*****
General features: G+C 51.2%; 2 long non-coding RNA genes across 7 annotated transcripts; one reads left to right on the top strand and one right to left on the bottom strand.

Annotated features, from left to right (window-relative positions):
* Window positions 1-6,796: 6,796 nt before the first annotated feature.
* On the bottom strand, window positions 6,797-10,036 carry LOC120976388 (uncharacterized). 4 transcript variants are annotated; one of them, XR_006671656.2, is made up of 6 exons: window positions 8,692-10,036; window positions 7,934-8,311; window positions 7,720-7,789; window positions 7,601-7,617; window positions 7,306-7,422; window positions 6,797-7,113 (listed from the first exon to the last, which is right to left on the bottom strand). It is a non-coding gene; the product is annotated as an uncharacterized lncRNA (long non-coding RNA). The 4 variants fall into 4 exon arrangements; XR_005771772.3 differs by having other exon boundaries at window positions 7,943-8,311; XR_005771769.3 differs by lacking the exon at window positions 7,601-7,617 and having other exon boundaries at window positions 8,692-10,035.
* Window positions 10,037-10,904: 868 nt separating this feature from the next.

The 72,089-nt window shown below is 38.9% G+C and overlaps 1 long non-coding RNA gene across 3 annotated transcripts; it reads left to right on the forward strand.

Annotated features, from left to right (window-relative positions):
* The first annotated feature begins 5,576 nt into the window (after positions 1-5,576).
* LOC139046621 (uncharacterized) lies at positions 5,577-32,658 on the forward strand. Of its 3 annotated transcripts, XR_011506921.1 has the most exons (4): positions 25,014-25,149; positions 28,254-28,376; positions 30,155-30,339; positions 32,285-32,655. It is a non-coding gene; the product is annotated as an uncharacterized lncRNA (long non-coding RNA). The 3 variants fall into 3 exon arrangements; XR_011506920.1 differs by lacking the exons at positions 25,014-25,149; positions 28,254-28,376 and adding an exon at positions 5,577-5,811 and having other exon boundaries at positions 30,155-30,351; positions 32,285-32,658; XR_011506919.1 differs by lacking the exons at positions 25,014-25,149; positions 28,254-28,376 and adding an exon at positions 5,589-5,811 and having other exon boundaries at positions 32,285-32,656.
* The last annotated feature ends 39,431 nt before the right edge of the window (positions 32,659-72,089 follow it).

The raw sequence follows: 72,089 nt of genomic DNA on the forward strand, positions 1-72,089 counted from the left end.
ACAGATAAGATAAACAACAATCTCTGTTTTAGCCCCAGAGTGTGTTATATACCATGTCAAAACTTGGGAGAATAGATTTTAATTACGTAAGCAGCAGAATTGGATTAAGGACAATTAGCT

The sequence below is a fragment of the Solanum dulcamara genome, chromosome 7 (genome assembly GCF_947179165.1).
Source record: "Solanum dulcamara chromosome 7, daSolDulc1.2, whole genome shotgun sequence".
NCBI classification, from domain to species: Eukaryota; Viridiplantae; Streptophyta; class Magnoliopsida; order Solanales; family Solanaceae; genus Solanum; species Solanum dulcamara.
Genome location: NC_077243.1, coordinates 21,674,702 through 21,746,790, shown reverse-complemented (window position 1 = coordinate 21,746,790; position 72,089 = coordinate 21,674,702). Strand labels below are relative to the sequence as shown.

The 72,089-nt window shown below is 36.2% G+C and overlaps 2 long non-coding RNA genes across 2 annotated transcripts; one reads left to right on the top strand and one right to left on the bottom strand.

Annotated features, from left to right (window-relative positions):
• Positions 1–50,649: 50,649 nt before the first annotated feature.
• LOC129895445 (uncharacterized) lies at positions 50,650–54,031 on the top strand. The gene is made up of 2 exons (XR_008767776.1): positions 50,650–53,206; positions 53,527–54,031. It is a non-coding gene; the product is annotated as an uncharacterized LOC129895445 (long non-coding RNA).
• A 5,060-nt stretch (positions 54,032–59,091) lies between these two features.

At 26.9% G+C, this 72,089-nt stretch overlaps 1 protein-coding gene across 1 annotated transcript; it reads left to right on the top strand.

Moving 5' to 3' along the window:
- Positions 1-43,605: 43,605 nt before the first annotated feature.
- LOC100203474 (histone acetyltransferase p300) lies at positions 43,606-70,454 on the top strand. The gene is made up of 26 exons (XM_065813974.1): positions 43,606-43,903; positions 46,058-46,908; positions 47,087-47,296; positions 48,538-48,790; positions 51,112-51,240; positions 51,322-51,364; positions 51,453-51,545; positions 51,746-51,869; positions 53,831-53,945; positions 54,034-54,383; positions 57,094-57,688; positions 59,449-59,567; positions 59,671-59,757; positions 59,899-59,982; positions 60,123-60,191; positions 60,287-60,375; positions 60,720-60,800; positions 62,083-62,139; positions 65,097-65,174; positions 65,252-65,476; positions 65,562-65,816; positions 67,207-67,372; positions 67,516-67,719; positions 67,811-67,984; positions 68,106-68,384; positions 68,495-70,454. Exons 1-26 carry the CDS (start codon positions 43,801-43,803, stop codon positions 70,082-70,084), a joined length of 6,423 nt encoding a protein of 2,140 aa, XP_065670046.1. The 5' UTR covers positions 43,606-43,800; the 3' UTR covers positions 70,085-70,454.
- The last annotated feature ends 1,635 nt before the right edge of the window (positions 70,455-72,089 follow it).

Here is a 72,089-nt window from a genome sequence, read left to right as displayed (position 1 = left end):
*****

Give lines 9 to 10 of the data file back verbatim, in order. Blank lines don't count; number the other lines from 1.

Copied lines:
* LOC139046621 (uncharacterized) lies at positions 5,577-32,658 on the forward strand. Of its 3 annotated transcripts, XR_011506921.1 has the most exons (4): positions 25,014-25,149; positions 28,254-28,376; positions 30,155-30,339; positions 32,285-32,655. It is a non-coding gene; the product is annotated as an uncharacterized lncRNA (long non-coding RNA). The 3 variants fall into 3 exon arrangements; XR_011506920.1 differs by lacking the exons at positions 25,014-25,149; positions 28,254-28,376 and adding an exon at positions 5,577-5,811 and having other exon boundaries at positions 30,155-30,351; positions 32,285-32,658; XR_011506919.1 differs by lacking the exons at positions 25,014-25,149; positions 28,254-28,376 and adding an exon at positions 5,589-5,811 and having other exon boundaries at positions 32,285-32,656.
* The last annotated feature ends 39,431 nt before the right edge of the window (positions 32,659-72,089 follow it).